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Physical Activity, Cognition, and Brain Outcomes: A Review of the 2018 Physical Activity Guidelines
  • Published Date:
    June 2019
  • Source:
    Med Sci Sports Exerc. 51(6):1242-1251
  • Language:
    English
Filetype[PDF-1.02 MB]


Details:
  • Alternative Title:
    Med Sci Sports Exerc
  • Description:
    Purpose:

    Physical activity (PA) is known to improve cognitive and brain function, but debate continues regarding the consistency and magnitude of its effects, populations and cognitive domains most affected, and parameters necessary to achieve the greatest improvements (e.g., dose).

    Methods:

    In this umbrella review conducted in part for the 2018 Health and Human Services Physical Activity Guidelines for Americans Advisory Committee, we examined whether PA interventions enhance cognitive and brain outcomes across the lifespan, as well as in populations experiencing cognitive dysfunction (e.g., schizophrenia). Systematic reviews, meta-analyses, and pooled analyses were used. We further examined whether engaging in greater amounts of PA is associated with a reduced risk of developing cognitive impairment and dementia in late adulthood.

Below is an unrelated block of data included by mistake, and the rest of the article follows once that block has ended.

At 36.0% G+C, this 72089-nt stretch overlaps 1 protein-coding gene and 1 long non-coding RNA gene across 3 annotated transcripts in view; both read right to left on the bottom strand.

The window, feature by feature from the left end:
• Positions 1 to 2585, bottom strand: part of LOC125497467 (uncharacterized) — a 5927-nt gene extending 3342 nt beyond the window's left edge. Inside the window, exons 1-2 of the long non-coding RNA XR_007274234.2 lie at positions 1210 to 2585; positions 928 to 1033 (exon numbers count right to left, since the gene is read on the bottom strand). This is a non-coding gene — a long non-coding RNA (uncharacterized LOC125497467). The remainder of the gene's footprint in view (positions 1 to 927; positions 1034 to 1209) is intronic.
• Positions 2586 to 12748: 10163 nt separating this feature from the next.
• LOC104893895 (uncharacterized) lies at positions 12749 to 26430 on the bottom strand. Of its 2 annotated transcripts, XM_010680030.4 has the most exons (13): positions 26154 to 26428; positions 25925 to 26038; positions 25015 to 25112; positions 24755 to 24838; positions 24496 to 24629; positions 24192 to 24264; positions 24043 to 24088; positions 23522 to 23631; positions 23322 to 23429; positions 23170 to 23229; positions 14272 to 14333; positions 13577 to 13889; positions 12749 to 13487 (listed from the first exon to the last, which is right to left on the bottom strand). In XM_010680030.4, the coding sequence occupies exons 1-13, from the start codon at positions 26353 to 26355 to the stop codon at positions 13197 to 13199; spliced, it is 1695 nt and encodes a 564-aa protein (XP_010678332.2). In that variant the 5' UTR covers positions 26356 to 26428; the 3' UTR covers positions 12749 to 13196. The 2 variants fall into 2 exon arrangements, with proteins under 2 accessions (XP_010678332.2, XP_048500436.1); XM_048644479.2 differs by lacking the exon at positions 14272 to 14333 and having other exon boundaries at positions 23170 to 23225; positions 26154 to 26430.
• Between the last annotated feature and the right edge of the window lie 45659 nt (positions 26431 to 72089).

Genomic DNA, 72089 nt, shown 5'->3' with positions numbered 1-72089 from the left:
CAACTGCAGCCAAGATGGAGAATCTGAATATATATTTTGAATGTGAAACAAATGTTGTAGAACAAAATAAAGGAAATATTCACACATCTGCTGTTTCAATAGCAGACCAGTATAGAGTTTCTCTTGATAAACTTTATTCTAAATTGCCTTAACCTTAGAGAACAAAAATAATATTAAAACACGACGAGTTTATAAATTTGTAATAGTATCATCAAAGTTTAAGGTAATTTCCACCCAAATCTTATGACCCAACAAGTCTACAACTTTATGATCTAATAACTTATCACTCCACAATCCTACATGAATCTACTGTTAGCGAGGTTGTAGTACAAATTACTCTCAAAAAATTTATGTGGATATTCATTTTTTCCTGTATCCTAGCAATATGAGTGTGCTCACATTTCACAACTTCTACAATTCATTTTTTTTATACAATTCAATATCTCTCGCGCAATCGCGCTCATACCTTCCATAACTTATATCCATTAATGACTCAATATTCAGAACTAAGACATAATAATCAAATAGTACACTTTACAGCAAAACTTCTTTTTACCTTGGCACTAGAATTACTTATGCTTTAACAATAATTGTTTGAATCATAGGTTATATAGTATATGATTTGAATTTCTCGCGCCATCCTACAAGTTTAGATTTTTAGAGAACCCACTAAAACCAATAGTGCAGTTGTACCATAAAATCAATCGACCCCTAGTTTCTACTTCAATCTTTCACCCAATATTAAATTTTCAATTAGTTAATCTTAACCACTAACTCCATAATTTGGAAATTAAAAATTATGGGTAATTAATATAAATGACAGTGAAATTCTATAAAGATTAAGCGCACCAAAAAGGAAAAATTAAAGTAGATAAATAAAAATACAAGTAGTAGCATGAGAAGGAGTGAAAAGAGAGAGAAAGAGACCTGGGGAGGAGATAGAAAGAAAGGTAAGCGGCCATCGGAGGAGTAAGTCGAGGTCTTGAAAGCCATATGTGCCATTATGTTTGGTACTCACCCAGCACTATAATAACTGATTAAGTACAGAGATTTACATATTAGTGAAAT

Results:

    Moderate evidence from randomized controlled trials indicates an association between moderate-to-vigorous intensity PA and improvements in cognition, including performance on academic achievement and neuropsychological tests, such as those measuring processing speed, memory, and executive function. Strong evidence demonstrates that acute bouts of moderate-to-vigorous PA have transient benefits for cognition during the post-recovery period following exercise. Strong evidence demonstrates that greater amounts of PA are associated with a reduced risk of developing cognitive impairment, including Alzheimer’s disease. The strength of the findings varies across the lifespan and in individuals with medical conditions influencing cognition.

    Conclusions:

    There is moderate-to-strong support that PA benefits cognitive functioning during early and late periods of the lifespan and in certain populations characterized by cognitive deficits.

  • Pubmed ID:
    31095081
  • Pubmed Central ID:
    PMC6527141
  • Document Type:
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